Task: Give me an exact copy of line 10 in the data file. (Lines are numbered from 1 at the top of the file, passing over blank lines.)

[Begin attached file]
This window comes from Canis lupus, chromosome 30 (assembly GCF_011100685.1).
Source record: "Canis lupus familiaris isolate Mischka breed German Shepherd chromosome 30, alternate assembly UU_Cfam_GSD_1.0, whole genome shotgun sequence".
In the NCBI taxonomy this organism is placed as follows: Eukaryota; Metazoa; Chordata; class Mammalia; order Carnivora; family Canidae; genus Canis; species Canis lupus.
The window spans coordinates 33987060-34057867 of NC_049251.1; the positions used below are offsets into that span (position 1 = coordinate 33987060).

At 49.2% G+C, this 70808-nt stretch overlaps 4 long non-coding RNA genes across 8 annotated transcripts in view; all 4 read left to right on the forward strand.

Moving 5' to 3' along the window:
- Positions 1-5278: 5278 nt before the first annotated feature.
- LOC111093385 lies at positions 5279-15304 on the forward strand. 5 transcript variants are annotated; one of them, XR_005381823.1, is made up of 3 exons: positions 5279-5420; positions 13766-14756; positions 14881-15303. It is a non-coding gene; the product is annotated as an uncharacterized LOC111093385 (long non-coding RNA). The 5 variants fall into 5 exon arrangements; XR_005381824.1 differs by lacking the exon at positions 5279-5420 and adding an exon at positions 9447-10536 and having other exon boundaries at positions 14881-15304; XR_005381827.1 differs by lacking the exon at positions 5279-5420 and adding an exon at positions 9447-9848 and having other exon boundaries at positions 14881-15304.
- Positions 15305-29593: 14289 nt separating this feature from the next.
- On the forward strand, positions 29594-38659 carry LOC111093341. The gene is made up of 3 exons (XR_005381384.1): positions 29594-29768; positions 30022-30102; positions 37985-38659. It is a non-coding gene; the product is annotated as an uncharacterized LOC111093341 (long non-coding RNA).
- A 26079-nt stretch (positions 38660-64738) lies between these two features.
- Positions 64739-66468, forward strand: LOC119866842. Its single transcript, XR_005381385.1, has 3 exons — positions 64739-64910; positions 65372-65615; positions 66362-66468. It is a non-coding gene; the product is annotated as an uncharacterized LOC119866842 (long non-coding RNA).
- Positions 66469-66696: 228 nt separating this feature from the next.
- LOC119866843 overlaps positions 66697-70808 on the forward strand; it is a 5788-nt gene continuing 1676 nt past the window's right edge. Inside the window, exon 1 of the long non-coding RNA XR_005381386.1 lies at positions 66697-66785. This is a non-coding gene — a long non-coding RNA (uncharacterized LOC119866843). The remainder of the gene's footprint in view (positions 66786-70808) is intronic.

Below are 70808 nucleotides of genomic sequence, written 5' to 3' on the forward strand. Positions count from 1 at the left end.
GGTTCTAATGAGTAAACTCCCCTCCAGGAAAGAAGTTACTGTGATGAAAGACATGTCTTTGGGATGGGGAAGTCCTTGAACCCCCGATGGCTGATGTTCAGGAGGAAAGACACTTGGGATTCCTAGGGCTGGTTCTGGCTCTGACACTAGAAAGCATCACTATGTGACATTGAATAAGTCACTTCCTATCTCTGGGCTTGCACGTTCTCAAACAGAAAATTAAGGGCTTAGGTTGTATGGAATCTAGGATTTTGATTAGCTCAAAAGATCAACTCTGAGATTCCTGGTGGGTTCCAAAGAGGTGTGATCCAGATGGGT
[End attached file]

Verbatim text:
- On the forward strand, positions 29594-38659 carry LOC111093341. The gene is made up of 3 exons (XR_005381384.1): positions 29594-29768; positions 30022-30102; positions 37985-38659. It is a non-coding gene; the product is annotated as an uncharacterized LOC111093341 (long non-coding RNA).